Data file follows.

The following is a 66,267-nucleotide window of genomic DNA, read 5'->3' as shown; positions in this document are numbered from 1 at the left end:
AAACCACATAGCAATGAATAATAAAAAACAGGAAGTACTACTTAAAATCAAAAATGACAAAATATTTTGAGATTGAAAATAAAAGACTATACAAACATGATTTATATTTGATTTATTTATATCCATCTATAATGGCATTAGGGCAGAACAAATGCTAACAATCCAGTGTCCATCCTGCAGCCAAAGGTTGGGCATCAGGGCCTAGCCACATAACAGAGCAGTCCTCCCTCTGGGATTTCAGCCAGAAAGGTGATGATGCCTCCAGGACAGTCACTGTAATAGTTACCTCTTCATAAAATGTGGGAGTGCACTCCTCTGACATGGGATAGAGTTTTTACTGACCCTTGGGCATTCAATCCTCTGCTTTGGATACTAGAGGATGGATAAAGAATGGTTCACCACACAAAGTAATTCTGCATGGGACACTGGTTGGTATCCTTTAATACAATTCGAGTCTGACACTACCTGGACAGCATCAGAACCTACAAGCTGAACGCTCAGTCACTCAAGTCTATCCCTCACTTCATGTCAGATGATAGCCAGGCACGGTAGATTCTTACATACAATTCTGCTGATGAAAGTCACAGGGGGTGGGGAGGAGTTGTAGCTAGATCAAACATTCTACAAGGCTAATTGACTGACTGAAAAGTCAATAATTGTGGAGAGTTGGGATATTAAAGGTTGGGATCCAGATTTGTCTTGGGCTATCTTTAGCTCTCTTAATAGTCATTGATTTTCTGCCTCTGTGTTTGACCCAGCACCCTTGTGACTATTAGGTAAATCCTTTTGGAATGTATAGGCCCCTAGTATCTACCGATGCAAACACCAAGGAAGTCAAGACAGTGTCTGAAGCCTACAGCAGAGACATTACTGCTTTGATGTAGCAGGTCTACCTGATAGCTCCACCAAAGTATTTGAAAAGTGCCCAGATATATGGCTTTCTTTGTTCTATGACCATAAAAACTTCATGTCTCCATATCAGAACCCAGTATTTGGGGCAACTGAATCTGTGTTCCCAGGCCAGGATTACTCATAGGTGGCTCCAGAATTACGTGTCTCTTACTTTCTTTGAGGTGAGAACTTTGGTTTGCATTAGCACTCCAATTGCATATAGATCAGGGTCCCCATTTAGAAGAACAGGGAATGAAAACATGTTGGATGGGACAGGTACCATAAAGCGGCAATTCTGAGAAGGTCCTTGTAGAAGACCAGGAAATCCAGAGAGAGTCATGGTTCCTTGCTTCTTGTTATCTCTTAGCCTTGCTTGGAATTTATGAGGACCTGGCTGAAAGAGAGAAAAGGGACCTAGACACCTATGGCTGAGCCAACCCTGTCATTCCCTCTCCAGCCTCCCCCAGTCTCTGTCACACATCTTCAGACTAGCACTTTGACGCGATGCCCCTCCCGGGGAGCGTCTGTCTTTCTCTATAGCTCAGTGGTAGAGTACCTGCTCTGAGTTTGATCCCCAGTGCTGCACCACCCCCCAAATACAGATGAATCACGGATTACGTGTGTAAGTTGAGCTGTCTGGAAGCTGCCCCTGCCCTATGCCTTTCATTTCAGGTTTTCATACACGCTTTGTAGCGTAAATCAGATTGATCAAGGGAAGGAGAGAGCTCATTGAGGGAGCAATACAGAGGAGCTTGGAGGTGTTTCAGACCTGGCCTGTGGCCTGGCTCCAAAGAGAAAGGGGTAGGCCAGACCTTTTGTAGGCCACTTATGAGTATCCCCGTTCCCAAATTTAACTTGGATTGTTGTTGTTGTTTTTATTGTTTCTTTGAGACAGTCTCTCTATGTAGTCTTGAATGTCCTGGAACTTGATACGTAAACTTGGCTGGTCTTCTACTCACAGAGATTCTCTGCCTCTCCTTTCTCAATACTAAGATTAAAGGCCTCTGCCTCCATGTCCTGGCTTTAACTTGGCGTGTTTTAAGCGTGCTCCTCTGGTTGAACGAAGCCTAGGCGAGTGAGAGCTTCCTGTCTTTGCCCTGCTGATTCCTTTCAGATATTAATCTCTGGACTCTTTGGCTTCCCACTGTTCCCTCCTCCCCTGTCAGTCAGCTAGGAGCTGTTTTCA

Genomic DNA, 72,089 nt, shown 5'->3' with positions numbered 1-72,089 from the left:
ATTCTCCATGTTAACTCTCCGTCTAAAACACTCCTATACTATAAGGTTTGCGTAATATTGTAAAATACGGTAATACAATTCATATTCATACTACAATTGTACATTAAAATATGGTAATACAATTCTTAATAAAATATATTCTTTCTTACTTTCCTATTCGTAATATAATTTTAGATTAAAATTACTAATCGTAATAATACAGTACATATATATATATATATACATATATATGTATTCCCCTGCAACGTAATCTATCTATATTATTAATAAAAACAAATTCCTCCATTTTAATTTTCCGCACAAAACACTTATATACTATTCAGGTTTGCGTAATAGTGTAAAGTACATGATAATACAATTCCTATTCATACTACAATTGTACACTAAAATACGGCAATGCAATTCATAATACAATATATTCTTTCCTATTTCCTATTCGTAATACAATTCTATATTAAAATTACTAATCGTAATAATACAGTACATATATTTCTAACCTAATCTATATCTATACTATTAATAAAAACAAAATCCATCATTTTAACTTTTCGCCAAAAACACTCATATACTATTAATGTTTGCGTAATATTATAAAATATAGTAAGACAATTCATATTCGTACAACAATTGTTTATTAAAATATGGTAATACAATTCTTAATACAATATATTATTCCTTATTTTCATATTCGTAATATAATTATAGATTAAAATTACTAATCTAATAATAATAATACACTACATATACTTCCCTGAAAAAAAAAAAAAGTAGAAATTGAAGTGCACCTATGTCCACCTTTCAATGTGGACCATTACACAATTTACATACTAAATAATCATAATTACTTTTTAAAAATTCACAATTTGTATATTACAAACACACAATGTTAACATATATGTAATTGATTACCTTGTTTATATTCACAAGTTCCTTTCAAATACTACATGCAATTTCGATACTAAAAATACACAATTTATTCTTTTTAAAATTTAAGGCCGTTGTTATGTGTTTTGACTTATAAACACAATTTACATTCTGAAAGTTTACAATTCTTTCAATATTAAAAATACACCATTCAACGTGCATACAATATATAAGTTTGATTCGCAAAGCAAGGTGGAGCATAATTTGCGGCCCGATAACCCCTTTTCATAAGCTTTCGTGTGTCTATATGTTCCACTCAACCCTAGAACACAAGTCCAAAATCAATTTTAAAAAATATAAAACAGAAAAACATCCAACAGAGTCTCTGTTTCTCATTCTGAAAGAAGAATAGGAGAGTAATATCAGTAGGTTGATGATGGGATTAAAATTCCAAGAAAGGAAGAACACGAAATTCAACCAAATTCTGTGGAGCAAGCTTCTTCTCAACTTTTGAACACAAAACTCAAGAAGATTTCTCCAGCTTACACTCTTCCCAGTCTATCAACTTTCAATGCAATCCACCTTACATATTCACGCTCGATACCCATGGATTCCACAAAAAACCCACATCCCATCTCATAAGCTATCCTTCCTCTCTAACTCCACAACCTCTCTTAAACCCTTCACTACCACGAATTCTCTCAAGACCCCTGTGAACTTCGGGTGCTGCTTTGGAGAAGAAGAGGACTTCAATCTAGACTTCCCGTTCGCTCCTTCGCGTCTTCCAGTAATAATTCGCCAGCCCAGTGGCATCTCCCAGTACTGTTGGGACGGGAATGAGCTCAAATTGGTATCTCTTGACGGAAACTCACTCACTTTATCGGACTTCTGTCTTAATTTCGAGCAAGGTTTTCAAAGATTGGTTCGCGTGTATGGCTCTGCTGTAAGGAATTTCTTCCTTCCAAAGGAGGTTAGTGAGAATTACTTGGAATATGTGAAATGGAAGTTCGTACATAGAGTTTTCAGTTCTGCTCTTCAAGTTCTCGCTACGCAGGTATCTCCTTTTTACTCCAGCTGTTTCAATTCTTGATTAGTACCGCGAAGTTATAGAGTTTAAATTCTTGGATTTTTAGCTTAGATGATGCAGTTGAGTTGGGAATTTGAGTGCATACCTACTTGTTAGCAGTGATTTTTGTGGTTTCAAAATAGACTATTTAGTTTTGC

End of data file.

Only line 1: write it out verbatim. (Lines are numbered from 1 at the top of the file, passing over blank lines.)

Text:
The following is a 66,267-nucleotide window of genomic DNA, read 5'->3' as shown; positions in this document are numbered from 1 at the left end: